San-Eisha Ltd.

A power distribution equipment manufacturer committed to establishing stable power supply and creating a comfortable living environment. A company that manufactures highly reliable products in response to customer and social demand.

San-Eisha Ltd.

San-Eisha Ltd. provides technologies and products to ensure a safe and stable supply of electric power. This has earned the company high credibility for contributing to society by proactively addressing environmental issues such as energy conservation.
In this interview, we talk with the people who are working on product development to ensure the delivery of a stable electric power supply.


Tell us about your company’s business and convictions as well as what you are particularly focused on.

Mr. Mitsuya:
I am working on the design, manufacturing, and sales of power distribution equipment. As indicated in the President’s message on our Website, the company has strived to contribute to society in line with the corporate mission to “Put our customers first” and “Create reliable products”. We want to continue to respond to the demands of customers and society in the energy industry and the entire team is working together to develop products that are necessary in providing a stable power supply.

What do you place emphasis on in product development?

Mr. Hasegawa:
The life cycle of the products we develop is extremely long, so long our products are commonly used for about 20 years. Some products are used for 30 or 40 years. We are always conscious of whether there may be problems with such products being used over a long period of time.

If the products are used for such a long time, I’m sure you are faced with other difficulties aside from maintenance.

Mr. Hasegawa:
In that sense, our products may be quite different from commonly used household electric appliances. Once installed, no maintenance is provided. The solenoid is expected to continue operating without maintenance for 20 or 30 years.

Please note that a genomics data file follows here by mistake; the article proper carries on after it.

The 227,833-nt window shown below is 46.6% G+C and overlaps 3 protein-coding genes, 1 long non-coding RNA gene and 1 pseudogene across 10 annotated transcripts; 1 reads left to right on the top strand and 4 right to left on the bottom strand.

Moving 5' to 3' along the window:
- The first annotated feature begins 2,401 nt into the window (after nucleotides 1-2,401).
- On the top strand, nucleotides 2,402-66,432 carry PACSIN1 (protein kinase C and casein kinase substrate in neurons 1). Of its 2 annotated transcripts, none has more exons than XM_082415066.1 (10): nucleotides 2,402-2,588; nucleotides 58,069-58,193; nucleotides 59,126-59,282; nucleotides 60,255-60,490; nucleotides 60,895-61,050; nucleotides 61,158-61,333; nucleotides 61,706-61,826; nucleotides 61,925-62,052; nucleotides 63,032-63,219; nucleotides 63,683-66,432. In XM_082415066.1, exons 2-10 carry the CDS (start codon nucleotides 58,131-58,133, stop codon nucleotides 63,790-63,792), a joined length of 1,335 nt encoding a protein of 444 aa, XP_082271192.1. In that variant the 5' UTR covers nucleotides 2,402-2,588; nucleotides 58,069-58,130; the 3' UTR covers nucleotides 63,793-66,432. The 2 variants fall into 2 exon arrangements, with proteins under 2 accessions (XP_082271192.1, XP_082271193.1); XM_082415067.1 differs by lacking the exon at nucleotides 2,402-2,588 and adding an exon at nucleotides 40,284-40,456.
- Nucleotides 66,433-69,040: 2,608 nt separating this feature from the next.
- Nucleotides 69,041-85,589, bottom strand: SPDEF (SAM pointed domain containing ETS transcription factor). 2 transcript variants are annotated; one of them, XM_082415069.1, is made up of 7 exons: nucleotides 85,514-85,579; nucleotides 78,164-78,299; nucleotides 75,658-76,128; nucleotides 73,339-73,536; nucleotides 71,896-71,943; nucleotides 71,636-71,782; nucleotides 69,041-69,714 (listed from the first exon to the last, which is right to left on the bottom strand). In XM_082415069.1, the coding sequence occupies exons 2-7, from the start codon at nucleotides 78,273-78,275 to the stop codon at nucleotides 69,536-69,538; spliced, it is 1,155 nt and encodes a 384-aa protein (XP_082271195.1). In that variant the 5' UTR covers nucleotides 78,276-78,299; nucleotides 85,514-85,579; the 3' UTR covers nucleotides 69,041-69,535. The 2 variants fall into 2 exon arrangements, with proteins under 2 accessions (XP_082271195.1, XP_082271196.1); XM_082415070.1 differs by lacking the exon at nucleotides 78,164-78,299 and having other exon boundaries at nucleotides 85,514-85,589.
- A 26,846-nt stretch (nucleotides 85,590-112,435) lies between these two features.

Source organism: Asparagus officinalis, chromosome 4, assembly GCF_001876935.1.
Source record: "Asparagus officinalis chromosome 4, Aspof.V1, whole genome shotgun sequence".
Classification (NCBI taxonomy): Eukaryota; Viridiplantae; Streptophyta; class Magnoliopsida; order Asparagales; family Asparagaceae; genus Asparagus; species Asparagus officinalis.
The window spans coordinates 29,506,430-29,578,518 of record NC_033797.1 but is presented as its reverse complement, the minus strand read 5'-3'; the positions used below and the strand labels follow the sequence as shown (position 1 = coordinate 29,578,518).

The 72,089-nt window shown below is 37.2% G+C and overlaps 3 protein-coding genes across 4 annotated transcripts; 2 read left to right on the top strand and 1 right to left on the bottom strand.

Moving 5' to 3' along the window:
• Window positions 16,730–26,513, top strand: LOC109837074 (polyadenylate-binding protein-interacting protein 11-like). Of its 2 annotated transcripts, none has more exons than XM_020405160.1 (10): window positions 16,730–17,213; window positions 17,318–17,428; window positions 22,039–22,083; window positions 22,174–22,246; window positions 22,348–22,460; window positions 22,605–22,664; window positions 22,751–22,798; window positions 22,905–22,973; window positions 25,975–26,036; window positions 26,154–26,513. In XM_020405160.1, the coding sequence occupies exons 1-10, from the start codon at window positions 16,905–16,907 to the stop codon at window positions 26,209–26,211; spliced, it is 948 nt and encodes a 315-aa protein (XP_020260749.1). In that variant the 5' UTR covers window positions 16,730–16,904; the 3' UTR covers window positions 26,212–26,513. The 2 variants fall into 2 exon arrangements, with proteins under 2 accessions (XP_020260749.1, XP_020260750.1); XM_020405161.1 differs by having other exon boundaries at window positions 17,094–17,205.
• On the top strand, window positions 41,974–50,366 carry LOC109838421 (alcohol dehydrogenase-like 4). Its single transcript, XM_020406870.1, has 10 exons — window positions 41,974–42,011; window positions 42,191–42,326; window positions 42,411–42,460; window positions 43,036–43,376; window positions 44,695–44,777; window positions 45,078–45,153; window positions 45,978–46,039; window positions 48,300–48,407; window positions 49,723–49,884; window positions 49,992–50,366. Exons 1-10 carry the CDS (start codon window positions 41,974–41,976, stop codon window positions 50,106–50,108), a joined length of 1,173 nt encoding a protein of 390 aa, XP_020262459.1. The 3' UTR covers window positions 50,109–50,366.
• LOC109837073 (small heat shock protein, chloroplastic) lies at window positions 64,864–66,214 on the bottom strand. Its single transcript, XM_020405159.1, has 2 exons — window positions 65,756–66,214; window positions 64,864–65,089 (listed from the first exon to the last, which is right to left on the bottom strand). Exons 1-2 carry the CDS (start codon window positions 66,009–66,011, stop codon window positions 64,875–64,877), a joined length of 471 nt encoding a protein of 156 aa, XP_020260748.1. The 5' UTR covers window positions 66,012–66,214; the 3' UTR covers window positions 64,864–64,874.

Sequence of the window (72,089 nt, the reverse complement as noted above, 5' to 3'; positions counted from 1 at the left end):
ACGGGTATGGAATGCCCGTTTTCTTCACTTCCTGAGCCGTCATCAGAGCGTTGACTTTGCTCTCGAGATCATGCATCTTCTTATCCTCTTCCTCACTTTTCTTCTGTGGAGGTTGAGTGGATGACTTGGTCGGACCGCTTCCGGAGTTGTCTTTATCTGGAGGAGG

When you evaluate electromagnetic characteristics in JMAG, do you look at the evaluation in terms of the product operating for 20 years?

Mr. Mitsuya:
Right now, we have not been able to go that far even using analysis. We hope that in the future we will be able to analyze details such as the impact and resistance when the switchgear is in operation.

In terms of using analysis, it depends on whether we can identify a solenoid structure that can provide sufficient pull force to accurately operate the opening and closing mechanism of the contacts inside the switchgear. This has enabled us to reduce the number of prototypes.

Mr. Hasegawa:
In terms of the life of the equipment, analysis is used on the solenoid, in other words, we analyze some elements of the product. So, as Mitsuya said, the emphasis is on the fact that the equipment will work without problems and without fail.

So, rather than trying to obtain the best characteristics, your emphasis is on stability, being able to bring out good characteristics in any kind of situation.

Mr. Hasegawa:
Yes. Having too many rules is not good. Our focus is on creating a product that will operate no matter what.

So, your focus is to “create reliable products”. How many people are working in the Equipment Development Department?

Mr. Hasegawa:
There are currently 22, of which 2, Mitsuya and Takahashi are the ones mainly working on analysis.

How do you work with the other members of the department?

Mr. Mitsuya:
The basic workflow is for other members of the department to request the characteristics they want to use in specific situations and we look into it by running an analysis, to figure out what kind of structure is necessary to bring out such characteristics.

I understand that your company has been using analysis for design before 2015, but when did you start using CAE software?

Mr. Akutsu:
We have a manufacturing plant in Tochigi where we ran electromagnetic field analysis on solenoids using other company analysis software. But, there were only a few people who could use the software, so we only used it from time to time and were not always running an analysis before creating a product. The know-how for using the software was never passed on to others. Later, when solenoid design was moved to Tokyo, the maintenance contract on that software had expired, so we discussed ways to improve efficiency, researched several analysis software, and decided to introduce JMAG around 2015.

Why did you choose JMAG?

Mr. Akutsu:
The main reason is because of JMAG’s Japanese user interface and support. Being managed totally in Japan was a significant factor. The software that we had been using back then was difficult to use, so software that is easy to use was also important. At first, we didn’t use JMAG too often, we started with evaluating static analysis. We also saw the possibility of expanding use in the future because we were told that 3D models and transient analysis could be added and decided to introduce JMAG.


Tell us what you are working on now.

Mr. Mitsuya:
The first solenoids were cylindrical, so we used a 2D axisymmetric analysis to determine the pull force of the plunger at each position and check if the desired value was obtained. We were using JMAG in the same way that we used the first analysis software.